Landing page compression

How about merging the landing page with the homepage? Doesn’t strike me as a bad idea. How about you?

Let me clue you in on its benefits.

Homepage and landing page being the same can make the website clutter-free, and ease up the navigation for visitors. It can also drive up the conversion rate.

In a time when a loading-time delay of just one second can cause 7% reduction in conversion or wash $1.6 billion down to the drain for a retail giant like Amazon, some may find the journey from homepage to the lead capturing page a long one.

Wondering whether any site has tried this yet? The screenshot below holds the answer:

call-to-action

Source

The red marked texts are the call-to-action. Normally, call-to-action elements are found on the landing page. But the screenshot above shows they can be on the homepage as well.

The content doesn’t beat around the bush, rather gets down to the business quickly. Thanks to the merging tactic, lead-generation can be less-troublesome and more overt, benefiting a business.

The success of this strategy depends on content marketing. You can see in the screenshot above that only 50% of the page was for text-based content. Adding useful information, one or two consumer reviews and sales punchlines, within such a tiny area requires content marketing prowess.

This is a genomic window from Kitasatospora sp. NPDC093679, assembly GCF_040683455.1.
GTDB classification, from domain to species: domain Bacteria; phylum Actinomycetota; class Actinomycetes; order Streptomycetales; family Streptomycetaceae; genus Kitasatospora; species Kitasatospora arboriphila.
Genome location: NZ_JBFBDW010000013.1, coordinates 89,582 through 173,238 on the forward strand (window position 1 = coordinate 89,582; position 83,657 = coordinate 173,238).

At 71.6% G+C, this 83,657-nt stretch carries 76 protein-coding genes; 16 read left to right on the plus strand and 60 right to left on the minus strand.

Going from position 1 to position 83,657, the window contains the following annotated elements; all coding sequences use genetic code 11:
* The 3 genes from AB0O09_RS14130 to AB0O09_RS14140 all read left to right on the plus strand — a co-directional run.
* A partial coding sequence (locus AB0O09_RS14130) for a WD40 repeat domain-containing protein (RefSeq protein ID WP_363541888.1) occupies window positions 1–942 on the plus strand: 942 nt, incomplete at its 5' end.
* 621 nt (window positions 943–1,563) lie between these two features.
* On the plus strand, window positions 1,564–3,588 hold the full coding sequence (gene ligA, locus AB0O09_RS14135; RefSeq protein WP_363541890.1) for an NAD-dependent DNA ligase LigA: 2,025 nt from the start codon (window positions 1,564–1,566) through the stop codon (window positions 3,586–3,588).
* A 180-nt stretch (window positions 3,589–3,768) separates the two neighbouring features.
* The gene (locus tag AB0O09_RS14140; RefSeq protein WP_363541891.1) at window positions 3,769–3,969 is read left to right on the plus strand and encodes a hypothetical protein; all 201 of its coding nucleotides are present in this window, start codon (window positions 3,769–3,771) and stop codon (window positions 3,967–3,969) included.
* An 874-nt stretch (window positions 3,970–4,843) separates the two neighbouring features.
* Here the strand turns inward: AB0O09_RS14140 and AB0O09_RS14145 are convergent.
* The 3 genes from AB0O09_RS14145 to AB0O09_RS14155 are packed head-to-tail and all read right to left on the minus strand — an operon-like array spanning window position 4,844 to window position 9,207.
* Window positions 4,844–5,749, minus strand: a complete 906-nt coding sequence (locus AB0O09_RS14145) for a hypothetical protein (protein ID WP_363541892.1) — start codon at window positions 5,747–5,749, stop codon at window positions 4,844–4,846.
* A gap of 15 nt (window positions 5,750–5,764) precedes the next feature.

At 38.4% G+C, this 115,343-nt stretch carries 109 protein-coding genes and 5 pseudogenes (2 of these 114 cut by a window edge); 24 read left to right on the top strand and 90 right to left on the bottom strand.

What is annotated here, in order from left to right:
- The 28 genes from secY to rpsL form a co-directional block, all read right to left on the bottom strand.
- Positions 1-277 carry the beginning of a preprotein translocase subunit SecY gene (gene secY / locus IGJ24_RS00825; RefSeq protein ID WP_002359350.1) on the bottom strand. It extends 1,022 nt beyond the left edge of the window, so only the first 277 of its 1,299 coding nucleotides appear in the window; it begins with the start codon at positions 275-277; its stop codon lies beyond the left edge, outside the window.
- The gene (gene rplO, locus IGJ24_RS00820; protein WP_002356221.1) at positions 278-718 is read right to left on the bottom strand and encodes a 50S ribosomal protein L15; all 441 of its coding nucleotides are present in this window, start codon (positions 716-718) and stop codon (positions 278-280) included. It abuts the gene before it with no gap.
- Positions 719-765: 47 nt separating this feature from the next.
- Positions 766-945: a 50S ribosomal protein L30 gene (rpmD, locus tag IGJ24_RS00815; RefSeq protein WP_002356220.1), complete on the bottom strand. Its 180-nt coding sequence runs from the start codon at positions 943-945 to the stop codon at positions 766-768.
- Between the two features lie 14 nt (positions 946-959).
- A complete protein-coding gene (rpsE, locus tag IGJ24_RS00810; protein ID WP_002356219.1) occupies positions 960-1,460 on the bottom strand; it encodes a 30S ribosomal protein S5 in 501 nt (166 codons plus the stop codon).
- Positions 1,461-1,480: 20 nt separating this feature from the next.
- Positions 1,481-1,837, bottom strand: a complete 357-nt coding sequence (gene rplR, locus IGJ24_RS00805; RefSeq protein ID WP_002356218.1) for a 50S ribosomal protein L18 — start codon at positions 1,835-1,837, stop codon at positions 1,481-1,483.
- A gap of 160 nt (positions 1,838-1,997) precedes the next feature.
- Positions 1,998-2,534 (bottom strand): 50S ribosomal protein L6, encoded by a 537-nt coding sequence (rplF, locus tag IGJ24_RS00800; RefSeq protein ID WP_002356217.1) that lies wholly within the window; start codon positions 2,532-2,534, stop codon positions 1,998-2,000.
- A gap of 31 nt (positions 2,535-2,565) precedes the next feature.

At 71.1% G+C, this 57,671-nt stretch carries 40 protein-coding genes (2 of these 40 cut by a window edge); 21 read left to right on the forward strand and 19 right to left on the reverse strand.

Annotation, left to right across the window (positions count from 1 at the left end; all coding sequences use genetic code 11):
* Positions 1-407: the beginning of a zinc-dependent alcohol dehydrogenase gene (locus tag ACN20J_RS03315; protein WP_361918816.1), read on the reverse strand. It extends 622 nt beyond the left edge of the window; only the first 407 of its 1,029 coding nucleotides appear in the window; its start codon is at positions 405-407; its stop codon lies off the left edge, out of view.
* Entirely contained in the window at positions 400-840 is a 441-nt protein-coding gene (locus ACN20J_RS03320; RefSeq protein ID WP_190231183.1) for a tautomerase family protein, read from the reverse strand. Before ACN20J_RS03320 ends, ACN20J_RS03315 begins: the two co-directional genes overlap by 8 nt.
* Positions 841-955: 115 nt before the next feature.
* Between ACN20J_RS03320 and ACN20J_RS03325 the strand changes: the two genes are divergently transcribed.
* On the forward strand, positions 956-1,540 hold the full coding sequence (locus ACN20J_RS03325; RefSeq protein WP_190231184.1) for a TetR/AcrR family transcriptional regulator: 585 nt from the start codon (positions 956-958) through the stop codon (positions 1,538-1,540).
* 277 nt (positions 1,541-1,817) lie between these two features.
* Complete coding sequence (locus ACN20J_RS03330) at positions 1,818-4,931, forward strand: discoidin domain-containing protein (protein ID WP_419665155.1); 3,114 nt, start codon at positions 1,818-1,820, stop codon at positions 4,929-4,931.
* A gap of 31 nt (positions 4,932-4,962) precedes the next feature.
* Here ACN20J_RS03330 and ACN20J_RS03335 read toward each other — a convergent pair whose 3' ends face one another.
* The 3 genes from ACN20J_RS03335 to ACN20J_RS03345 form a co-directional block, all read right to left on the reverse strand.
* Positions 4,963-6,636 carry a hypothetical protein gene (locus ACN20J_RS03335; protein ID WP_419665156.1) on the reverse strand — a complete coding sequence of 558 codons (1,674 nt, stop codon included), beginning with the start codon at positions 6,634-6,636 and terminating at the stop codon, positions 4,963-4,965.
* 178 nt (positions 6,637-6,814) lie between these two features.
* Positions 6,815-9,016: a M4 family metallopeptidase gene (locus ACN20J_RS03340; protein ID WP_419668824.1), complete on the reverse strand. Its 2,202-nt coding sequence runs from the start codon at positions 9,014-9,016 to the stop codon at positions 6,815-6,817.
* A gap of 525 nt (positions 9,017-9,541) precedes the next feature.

Goal-driven design

Goal-driven design eases up conversion. It has visual hierarchy at its core, which leads visitors to the call-to-action. Other than being a conversion booster, goal-driven design prevents a page from being declared a doorway by Google.

The visual hierarchy can have a motivational message in the beginning (a headline), facilitators in the middle and call-to-action elements in the end. The headline reminds visitors about their goals.

The facilitators are embodiment of the goals. If a person’s goal is saving money, then insurance policies, IRA guidelines, etc are facilitators. Call-to-action are submit buttons that enroll one for a policy or enlists him for IRA arrangements.

Such a hierarchy can be a great alternative to a faux-sales funnel, which turns pages into doorway candidates. According to Google, doorways can bePages generated to funnel visitors into the actual usable or relevant portion of your site(s).” As the visual hierarchy highlights the goal and the facilitators, visitor find it relevant and usable.

This way, pages with goal-driven design don’t meet any criteria that make them doorways and Google goes gentle on such pages.

Visual content

It may be hard to relate visual content to doorways. But they do add up. Here’s how:

#Image search: Google loves original images. Pages with original images get a lot of traffic from image search. A high volume of traffic is a reliable indicator that the page has useful info for visitors. This way, Google don’t consider those pages doorways.

#Pages hard to find: Such pages are at risk. If the pages drive traffic but are not integrated into the synergy, then they may be considered doorways. While many suggest deletion of such pages, a much simpler and workable alternative is to add product images to them, so that people could locate them through product searches.

Conclusion

Getting rid of doorways is one of the SEO challenges. Sure, there are other remedial methods, aside from the five techniques discussed here. But the tips shared here are related to content marketing and very simple to follow.